Queen Victoria's Book of Spells (Paperback)
An Anthology of Gaslamp Fantasy
Tor Books, 9780765332271, 350pp.
Publication Date: March 19, 2013
"Gaslamp Fantasy," or historical fantasy set in a magical version of the nineteenth century, has long been popular with readers and writers alike. A number of wonderful fantasy novels owe their inspiration to works by nineteenth-century writers ranging from Jane Austen, the Brontes, and George Meredith to Charles Dickens, Anthony Trollope, and William Morris. And, of course, the entire steampunk genre and subculture owes more than a little to literature inspired by this period.
Queen Victoria's Book of Spells is an anthology for everyone who loves these works of neo-Victorian fiction, and wishes to explore the wide variety of ways that modern fantasists are using nineteenth-century settings, characters, and themes. These approaches stretch from steampunk fiction to the Austen-and-Trollope inspired works that some critics call Fantasy of Manners, all of which fit under the larger umbrella of Gaslamp Fantasy. The result is eighteen stories by experts from the fantasy, horror, mainstream, and young adult fields, including both bestselling writers and exciting new talents such as Elizabeth Bear, James Blaylock, Jeffrey Ford, Ellen Kushner, Tanith Lee, Gregory Maguire, Delia Sherman, and Catherynne M. Valente, who present a bewitching vision of a nineteenth century invested (or cursed ) with magic.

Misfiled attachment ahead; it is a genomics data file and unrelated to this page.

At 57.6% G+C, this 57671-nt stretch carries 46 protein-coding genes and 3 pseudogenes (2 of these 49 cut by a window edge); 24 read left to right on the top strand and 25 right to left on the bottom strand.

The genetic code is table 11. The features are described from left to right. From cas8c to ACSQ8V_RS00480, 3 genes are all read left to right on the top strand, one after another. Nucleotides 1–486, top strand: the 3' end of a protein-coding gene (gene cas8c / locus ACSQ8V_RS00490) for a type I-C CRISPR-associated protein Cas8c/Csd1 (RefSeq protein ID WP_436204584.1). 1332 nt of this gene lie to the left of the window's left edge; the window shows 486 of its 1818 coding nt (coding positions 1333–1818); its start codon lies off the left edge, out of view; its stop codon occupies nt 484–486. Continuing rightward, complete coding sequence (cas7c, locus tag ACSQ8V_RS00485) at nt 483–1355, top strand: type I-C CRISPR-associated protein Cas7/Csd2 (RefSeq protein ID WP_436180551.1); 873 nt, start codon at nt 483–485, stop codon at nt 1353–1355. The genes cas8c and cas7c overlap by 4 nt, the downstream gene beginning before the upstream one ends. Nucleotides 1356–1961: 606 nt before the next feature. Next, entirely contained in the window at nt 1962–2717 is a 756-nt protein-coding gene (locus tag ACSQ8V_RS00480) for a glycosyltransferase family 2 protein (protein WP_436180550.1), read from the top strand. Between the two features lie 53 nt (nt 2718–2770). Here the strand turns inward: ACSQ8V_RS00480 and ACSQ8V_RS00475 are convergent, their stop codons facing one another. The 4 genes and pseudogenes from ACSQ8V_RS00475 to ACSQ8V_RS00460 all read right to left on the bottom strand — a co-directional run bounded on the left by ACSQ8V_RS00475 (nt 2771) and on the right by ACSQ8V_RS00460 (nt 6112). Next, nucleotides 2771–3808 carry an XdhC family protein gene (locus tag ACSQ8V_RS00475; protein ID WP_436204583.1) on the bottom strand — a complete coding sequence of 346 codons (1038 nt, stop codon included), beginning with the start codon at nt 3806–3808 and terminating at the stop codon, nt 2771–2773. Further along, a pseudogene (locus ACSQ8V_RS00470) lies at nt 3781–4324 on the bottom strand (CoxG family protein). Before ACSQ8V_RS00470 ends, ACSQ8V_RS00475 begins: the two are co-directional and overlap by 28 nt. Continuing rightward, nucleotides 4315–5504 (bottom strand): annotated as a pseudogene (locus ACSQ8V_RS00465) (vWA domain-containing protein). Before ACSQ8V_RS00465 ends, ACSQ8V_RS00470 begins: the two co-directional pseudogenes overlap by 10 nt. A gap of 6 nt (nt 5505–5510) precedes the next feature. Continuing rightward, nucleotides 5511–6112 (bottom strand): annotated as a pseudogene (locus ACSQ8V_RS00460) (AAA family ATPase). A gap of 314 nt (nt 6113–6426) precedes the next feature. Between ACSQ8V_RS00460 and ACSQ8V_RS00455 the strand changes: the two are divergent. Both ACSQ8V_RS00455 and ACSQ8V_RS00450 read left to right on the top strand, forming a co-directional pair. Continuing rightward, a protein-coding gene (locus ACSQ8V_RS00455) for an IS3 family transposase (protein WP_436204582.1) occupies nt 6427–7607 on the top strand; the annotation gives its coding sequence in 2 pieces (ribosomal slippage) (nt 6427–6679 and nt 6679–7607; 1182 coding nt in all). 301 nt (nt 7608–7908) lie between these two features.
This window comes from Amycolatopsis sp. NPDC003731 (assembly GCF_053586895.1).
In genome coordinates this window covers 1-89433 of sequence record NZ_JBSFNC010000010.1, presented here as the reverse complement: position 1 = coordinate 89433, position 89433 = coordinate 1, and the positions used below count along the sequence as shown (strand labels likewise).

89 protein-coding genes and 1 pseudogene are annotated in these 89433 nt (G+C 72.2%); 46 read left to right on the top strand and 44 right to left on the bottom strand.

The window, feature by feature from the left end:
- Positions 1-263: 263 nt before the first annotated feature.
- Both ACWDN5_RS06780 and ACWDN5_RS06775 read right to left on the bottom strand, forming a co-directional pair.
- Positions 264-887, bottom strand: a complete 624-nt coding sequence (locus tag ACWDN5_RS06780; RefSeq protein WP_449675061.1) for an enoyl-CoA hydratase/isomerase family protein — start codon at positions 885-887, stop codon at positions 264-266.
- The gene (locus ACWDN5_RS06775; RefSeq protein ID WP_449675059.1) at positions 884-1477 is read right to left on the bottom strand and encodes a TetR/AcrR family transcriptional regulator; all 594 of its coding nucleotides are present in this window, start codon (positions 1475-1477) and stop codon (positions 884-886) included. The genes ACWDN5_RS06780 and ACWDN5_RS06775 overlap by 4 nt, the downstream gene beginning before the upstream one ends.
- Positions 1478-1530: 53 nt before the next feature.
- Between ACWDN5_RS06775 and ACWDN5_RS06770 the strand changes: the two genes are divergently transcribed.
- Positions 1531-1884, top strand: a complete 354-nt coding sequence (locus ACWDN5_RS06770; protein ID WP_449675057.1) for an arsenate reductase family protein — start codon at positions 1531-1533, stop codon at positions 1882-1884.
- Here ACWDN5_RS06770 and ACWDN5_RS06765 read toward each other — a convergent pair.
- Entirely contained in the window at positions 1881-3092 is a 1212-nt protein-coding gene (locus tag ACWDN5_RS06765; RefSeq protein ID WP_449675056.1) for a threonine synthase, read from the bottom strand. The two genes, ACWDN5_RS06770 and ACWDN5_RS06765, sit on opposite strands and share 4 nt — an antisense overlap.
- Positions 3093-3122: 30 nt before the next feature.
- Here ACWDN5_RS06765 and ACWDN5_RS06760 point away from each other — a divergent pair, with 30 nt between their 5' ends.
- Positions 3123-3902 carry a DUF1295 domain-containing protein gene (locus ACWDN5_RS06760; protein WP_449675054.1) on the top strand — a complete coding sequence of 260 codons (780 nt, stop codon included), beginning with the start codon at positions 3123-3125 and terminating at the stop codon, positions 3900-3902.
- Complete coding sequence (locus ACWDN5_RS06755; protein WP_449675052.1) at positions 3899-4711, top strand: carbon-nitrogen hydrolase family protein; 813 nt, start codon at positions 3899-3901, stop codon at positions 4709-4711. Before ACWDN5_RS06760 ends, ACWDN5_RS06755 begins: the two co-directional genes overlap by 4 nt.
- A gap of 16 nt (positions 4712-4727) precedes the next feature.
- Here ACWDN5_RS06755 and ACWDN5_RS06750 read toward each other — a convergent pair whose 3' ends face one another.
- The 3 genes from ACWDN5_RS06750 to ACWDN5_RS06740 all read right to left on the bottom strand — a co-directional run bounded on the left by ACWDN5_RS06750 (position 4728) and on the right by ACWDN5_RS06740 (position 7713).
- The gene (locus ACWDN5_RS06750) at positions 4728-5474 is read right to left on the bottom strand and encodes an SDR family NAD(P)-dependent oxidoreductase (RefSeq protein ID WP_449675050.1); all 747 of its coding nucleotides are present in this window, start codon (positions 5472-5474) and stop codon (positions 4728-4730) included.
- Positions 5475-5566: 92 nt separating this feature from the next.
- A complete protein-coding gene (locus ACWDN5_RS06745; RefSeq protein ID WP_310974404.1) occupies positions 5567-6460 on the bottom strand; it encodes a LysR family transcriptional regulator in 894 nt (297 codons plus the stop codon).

A Kirkus Reviews Best Fiction Book of 2013
About the Author
Praise For Queen Victoria's Book of Spells: An Anthology of Gaslamp Fantasy…
“A superb sampling of urban fantasy.... You will have fun with all twenty stories.”
—Booklist on Naked City
“This is a treasure chest. Open it and revel in its riches.”
—Kirkus Reviews, starred review on The Faery Reel
“An often sophisticated view of the world [and] a real sense of how powerful nature can be in its various guises.”
—School Library Journal on The Green Man
“An enchanting, witty collection of original stories.... This superior volume proves that the notion of modern-day Grimms, Andersens and Wildes isn’t just a fairy tale.”
—Publishers Weekly on Black Thorn, White Rose